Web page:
gaze/Bodies/'other'/display/art that looks back Page courtesy of
Dr. Penelope Ironstone-Catterrall, York University


Saarjite Baartman/ The Hottentot Venus -- Gilray (?)


"Saarjite Baartman, a young Khosian woman from Southern Africa whose body was the main attraction at public spectacles in both England and France for over five years, is perhaps the most infamous case of a Khosian body on display. Baartman, who became known as the Hottentot Venus, was brought to Europe from Cape Town in 1810 by an English ship's surgeon who wished to publicly exhibit the woman's steatopygia, her enlarged buttocks. Her physique, particularly her steatopygic appendage, became the object of popular fascination when Baartman was exhibited naked in a cage at Piccadilly, England. When abolitionists mobilized to put an end Baartman's public display, she informed them that she participated in the spectacles of her own volition. She even shared in profits with her exhibitor."
-- recall, though, how the film we saw suggests 'volition' is a very difficult concept under the circumstances -- why?

"The history of human displays of people of color demonstrates that cultural difference and "otherness" were visually observed on the "native" body, whether in live human exhibitions or in dissected body parts on public display. Both forms of spectacle often served to promote Western colonial domination by configuring non-white cultures as being in need of discipline, civilization, and industry."  

For the exhibition Mirage: Enigmas of Race, Difference and Desire (1995), Lyle Ashton Harris in collaboration with Renee Valerie Cox created the photograph, "Venus Hottentot 2000."

For more information on Lyle Ashton Harris:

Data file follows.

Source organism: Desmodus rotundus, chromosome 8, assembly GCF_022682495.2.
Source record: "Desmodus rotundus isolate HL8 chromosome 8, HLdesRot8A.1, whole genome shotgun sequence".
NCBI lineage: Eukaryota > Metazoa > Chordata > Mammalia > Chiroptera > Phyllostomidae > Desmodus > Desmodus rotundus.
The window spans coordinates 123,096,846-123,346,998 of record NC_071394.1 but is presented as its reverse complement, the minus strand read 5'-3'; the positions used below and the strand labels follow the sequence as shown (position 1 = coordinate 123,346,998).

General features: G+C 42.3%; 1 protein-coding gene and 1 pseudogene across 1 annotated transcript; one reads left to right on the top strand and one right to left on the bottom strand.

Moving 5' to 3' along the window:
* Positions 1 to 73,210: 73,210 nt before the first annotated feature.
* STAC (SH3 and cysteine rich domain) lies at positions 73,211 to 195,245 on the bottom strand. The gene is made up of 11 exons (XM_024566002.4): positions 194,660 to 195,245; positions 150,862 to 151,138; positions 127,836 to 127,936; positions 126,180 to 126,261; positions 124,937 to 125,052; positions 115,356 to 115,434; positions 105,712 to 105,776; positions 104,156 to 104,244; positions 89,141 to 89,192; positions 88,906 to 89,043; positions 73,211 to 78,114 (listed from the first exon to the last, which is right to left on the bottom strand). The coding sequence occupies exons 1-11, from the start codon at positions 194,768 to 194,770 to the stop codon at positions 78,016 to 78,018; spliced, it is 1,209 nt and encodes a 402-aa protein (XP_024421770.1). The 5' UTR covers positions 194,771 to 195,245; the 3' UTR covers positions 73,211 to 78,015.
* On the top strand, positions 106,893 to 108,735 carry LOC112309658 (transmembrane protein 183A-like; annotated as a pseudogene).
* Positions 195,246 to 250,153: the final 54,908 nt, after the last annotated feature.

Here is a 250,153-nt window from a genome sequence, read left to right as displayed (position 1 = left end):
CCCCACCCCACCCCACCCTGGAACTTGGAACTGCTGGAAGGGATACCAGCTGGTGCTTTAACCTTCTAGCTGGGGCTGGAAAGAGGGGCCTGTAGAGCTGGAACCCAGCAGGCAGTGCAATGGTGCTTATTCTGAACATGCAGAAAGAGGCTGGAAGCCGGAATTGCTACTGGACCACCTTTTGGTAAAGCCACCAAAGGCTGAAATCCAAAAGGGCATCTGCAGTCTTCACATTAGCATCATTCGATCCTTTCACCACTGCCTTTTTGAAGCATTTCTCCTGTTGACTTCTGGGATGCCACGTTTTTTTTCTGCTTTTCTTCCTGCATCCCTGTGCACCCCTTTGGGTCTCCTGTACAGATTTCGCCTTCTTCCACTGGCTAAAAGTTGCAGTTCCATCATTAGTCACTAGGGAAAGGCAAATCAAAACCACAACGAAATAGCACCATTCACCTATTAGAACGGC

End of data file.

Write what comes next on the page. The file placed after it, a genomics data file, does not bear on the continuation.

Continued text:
James Luna "Artifact Piece, 1985-87"


"James Luna often uses his body as a means to critique the objectification of Native American cultures in Western museum and cultural displays. He dramatically calls attention to the exhibition of Native American peoples and Native American cultural objects in his Artifact Piece, 1985-87. For the performance piece Luna donned a loincloth and lay motionless on a bed of sand in a glass museum exhibition case. Luna remained on exhibit for several days, among the Kumeyaay exhibits at the Museum of Man in San Diego. Labels surrounding the artist's body identified his name and commented on the scars on his body, attributing them to "excessive drinking." Two other cases in the exhibition contained Luna's personal documents and ceremonial items from the Luiseņo reservation."

Coco Fusco and Guillermo Gomez-Peņa. Undiscovered Amerindians, 1992.

According to Fusco, she and Gomez-Peņa aimed to conduct a "reverse ethnography . . . Our cage became a blank screen onto which audiences projected their fantasies of who and what we are. As we assumed the stereotypical role of the domesticated savage, many audience members felt entitled to assume the role of colonizer, only to find themselves uncomfortable with the implications of the game."

Renee Green: Revue 1990

"In the mixed media installation Revue, installation artist Renee Green combined several visual images and texts pertaining to the black female body: a small diminutive representation of the Hottentot Venus is centrally placed in the nstallation, surrounded by a series of photo-graphically manipulated images of Josephine Baker."

Photo of performance artist Joyce Scott, pictured here in a performance piece called Genetic Engineering.


"Quote from Joyce Scott on Women of Substance:
In an interview I conducted with Scott she said her aim in performance art is to seize "gross stereotypes and fuck with them." She explains, "There's a cesspool of stereotypes about looks, and I'm trying to put a new spin it ..." Scott recognizes that that her own physical appearance which she described as "a fat black woman with gappy teeth and wild hair," is reminiscent of "the stereotype that African-Americans have tried to debunk since the 1960s!" (Searle 48). Her own personal experience and awareness of how people visually perceive her, is a major impetus behind her investigation through performance of the ways people in society visually appraise, evaluate, and make stereotypic assumptions regarding "others" based on physical appearance."

Grace Jones: 1985 Performance in Paradise Garage

"Jones' bold and often confrontational dress and performance style played with and disrupted primitivist myths about black sexuality. In collaboration with artists like Jean-Paul Goude and Keith Haring, Jones transformed her body into medley characters, many of which satirized a primitivist reading of the black female body."